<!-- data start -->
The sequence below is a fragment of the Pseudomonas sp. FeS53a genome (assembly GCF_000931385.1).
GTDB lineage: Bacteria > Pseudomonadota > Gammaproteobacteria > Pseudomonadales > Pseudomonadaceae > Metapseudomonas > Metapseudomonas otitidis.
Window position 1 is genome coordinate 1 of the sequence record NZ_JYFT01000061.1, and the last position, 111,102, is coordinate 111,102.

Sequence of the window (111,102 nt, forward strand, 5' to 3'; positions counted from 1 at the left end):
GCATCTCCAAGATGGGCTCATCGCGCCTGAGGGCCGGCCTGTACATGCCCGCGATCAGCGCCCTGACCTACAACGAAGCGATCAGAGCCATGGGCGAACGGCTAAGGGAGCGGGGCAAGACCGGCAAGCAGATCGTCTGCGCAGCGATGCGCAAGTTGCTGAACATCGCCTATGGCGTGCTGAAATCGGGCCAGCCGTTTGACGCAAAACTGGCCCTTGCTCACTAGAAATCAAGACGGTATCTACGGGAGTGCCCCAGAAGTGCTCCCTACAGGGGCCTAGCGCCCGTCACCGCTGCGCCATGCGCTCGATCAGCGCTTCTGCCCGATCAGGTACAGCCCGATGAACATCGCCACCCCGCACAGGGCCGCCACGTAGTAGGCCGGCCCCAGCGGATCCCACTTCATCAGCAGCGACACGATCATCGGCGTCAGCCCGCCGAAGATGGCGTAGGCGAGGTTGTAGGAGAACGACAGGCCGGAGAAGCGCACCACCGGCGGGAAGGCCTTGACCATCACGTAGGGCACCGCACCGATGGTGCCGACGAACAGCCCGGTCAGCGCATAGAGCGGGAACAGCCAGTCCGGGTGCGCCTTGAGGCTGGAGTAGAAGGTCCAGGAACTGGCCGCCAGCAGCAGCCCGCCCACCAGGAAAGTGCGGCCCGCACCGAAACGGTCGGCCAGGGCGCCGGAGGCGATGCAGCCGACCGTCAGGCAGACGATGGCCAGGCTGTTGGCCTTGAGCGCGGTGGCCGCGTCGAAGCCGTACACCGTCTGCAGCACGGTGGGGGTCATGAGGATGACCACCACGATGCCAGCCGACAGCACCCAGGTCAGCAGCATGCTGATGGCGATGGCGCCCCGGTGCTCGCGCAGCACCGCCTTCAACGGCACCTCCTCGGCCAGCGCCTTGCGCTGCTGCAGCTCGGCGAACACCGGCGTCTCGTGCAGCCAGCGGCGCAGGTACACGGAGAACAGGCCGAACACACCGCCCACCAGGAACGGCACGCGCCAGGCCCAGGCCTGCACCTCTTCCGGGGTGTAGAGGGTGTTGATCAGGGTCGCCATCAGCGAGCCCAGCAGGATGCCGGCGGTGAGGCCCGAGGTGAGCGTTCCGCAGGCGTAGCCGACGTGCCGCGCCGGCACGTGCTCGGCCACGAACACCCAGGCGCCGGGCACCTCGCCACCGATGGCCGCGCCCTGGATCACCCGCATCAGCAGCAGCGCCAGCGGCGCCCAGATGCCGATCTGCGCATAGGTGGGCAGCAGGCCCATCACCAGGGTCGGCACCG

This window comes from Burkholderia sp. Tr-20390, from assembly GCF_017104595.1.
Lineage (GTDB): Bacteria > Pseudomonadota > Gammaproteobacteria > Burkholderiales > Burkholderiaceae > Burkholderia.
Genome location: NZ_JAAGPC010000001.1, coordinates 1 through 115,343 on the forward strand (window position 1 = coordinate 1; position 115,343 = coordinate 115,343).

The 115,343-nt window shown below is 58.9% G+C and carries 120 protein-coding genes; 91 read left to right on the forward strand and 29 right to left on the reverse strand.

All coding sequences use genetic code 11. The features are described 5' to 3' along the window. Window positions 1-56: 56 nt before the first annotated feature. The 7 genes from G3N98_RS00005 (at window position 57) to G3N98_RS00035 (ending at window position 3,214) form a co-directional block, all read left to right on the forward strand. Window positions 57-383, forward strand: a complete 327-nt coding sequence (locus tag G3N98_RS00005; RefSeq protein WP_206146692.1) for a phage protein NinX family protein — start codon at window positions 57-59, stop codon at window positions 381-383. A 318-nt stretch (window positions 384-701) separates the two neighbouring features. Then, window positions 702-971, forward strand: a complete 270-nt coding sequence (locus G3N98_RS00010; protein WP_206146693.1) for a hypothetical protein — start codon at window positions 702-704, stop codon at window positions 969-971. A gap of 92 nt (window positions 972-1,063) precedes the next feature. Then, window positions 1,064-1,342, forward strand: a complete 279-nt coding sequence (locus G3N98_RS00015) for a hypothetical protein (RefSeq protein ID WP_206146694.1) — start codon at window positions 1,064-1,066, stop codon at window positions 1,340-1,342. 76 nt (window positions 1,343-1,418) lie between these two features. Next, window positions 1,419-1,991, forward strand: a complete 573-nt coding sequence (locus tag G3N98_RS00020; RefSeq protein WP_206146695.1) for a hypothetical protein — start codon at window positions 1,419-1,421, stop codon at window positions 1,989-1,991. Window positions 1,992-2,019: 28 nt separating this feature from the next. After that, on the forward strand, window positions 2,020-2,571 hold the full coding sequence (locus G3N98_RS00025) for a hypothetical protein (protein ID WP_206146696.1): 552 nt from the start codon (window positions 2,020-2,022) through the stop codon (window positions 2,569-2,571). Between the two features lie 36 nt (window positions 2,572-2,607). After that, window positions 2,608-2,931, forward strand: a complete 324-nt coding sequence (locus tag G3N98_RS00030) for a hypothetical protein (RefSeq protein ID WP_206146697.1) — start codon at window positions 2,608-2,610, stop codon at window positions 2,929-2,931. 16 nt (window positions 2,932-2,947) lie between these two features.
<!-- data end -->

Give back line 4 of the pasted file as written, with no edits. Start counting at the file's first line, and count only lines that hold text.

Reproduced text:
Sequence of the window (111,102 nt, forward strand, 5' to 3'; positions counted from 1 at the left end):